If you are in the habit of thinking negative thoughts, you’ll think them more and more.  Have you noticed that when you wake up in the middle of the night and you start thinking negative thoughts, that those negative thoughts get stronger and faster?  Before you know it, a thought about an up-coming bill that needs paying turns into declaring bankruptcy and losing your house.  Most of those fear-based thoughts are just that- fear.  Your mind will work with that and create more of it, the more you practice.

Instead, practice thinking positive thoughts.  When you do, you’ll notice that you will think more positively, more of the time.  To start, it may well be a challenge, as you are re-wiring your mind and body to think differently.  You will feel the immediate benefit and it will take time for your biology to catch up for it to become a consistent habit.  So, practice, perseverance and patience are important.  These old patterns of thought are well-engrained.  Be purposeful and conscious about setting aside time through the day to practice positive thoughts.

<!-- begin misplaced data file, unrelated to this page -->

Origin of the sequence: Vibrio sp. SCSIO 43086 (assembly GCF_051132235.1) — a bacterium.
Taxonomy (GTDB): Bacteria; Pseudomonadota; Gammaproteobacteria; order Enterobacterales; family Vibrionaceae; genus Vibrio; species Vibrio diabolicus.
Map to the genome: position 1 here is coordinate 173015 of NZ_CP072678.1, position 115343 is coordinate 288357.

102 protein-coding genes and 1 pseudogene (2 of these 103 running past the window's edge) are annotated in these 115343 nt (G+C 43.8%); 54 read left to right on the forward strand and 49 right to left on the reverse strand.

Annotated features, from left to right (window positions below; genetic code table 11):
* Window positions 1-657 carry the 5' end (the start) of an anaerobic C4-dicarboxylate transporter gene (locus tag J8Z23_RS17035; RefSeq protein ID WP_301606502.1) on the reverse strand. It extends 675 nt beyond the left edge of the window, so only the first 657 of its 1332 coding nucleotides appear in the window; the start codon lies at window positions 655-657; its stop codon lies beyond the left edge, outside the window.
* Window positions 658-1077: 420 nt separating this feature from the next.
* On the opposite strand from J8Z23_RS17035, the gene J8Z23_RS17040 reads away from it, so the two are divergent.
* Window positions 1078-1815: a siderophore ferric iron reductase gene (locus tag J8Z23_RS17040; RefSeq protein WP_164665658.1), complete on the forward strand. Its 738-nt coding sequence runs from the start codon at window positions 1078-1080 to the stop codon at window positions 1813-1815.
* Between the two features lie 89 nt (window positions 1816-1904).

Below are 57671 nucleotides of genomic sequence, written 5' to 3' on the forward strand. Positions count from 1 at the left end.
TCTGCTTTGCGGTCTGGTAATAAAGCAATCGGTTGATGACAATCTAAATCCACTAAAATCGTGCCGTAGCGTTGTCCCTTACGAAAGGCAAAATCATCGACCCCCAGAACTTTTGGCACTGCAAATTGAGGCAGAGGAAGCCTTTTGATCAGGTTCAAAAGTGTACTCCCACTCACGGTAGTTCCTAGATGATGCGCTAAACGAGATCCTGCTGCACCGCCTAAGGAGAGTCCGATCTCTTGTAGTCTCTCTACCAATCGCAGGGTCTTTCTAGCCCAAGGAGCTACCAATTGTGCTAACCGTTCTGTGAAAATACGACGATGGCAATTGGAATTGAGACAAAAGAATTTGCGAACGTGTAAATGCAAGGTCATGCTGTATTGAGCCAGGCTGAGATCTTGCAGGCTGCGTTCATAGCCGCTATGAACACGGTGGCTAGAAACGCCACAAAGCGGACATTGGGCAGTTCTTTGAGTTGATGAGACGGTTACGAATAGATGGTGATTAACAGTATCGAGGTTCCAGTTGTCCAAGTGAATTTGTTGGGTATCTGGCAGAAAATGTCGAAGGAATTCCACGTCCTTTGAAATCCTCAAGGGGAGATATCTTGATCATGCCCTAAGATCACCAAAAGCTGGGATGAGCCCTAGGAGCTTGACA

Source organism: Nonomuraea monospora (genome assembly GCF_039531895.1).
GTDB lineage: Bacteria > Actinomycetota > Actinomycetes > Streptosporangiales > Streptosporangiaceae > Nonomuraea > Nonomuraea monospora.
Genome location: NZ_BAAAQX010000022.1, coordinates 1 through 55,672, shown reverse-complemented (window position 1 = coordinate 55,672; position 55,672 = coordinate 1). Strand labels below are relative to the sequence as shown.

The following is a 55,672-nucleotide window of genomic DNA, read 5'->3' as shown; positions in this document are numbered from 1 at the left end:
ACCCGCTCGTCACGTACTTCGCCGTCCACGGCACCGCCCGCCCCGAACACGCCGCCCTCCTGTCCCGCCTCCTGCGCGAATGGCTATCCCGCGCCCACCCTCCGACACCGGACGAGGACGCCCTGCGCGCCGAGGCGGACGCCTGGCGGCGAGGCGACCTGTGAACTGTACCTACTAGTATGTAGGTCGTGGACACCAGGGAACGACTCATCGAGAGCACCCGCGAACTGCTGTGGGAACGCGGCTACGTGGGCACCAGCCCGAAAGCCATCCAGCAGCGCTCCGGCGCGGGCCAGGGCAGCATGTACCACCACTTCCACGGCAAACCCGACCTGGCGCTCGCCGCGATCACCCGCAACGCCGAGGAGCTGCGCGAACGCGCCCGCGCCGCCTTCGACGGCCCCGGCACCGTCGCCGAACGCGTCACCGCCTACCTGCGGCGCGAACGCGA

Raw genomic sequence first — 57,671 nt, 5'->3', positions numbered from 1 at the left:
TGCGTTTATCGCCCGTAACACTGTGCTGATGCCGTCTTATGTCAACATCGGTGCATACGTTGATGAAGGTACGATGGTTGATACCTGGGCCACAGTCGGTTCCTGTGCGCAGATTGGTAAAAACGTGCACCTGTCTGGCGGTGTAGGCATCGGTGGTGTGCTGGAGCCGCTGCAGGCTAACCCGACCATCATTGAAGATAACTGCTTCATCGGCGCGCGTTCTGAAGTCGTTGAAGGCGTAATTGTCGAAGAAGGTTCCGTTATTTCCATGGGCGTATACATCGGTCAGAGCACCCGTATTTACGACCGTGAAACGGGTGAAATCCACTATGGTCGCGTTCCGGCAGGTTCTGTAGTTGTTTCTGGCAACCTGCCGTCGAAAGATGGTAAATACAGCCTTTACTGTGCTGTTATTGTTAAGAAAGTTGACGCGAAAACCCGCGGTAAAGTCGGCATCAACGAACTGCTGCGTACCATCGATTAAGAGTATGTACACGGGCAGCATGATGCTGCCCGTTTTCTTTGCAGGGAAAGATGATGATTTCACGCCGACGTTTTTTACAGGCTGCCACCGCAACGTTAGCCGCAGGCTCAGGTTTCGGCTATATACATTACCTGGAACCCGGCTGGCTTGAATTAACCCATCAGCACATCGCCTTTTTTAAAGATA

The Power of Gratitude

Take time to think about how grateful and appreciative you are about anything in your life that you genuinely feel gratitude for: a tree in your garden or at the park; the sunset out your kitchen window or on the drive home; a dog gleefully running out on its walk with its owner; a kind gesture or comment; feeling good during or after a workout; pleasurable-feeling clothes; nice-tasting food.  Allow yourself to feel the feeling.  So often I have found myself thinking that this is a pleasurable experience rather than feeling the sensations of pleasure as a result of the experience. It’s a powerful distinction that has you directly connect to something rather than be removed and distant from it.

Don’t try to make yourself feel grateful for something you are not grateful for.  Make it genuine, authentic and legitimate.  Perhaps you’ll notice that feel-good feeling in your chest or you’ll break out in a smile.  Or maybe you’ll laugh or get a buzz of excitement through your body.  This is your body resonating with the positive thoughts you are consciously choosing to have.  It is a purposeful process, that changes your biology to create feel-good chemicals.  Over time this has a profoundly positive effect on your well-being.  In the moment, you feel great, or content, or elated, or happy or satisfied.